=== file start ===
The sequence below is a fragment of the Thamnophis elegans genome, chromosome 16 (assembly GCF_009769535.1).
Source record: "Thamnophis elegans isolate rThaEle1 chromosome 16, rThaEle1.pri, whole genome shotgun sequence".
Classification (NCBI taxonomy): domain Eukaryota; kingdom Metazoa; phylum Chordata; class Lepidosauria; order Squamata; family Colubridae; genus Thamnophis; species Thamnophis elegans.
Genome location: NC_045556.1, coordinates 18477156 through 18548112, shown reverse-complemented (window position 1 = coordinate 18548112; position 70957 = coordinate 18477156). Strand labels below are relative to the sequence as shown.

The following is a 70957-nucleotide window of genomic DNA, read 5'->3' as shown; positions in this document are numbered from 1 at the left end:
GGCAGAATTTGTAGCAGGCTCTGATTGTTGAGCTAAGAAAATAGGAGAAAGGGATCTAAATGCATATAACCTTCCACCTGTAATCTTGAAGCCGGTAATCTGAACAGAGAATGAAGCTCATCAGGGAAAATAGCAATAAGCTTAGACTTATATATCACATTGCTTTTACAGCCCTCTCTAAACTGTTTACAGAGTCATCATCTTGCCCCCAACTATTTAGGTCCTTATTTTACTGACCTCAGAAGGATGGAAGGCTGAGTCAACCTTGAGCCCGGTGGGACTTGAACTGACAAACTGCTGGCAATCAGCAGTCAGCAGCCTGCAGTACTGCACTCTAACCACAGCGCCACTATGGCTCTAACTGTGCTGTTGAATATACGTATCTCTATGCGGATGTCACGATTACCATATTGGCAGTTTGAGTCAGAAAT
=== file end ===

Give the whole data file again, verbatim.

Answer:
The sequence below is a fragment of the Thamnophis elegans genome, chromosome 16 (assembly GCF_009769535.1).
Source record: "Thamnophis elegans isolate rThaEle1 chromosome 16, rThaEle1.pri, whole genome shotgun sequence".
Classification (NCBI taxonomy): domain Eukaryota; kingdom Metazoa; phylum Chordata; class Lepidosauria; order Squamata; family Colubridae; genus Thamnophis; species Thamnophis elegans.
Genome location: NC_045556.1, coordinates 18477156 through 18548112, shown reverse-complemented (window position 1 = coordinate 18548112; position 70957 = coordinate 18477156). Strand labels below are relative to the sequence as shown.

The following is a 70957-nucleotide window of genomic DNA, read 5'->3' as shown; positions in this document are numbered from 1 at the left end:
GGCAGAATTTGTAGCAGGCTCTGATTGTTGAGCTAAGAAAATAGGAGAAAGGGATCTAAATGCATATAACCTTCCACCTGTAATCTTGAAGCCGGTAATCTGAACAGAGAATGAAGCTCATCAGGGAAAATAGCAATAAGCTTAGACTTATATATCACATTGCTTTTACAGCCCTCTCTAAACTGTTTACAGAGTCATCATCTTGCCCCCAACTATTTAGGTCCTTATTTTACTGACCTCAGAAGGATGGAAGGCTGAGTCAACCTTGAGCCCGGTGGGACTTGAACTGACAAACTGCTGGCAATCAGCAGTCAGCAGCCTGCAGTACTGCACTCTAACCACAGCGCCACTATGGCTCTAACTGTGCTGTTGAATATACGTATCTCTATGCGGATGTCACGATTACCATATTGGCAGTTTGAGTCAGAAAT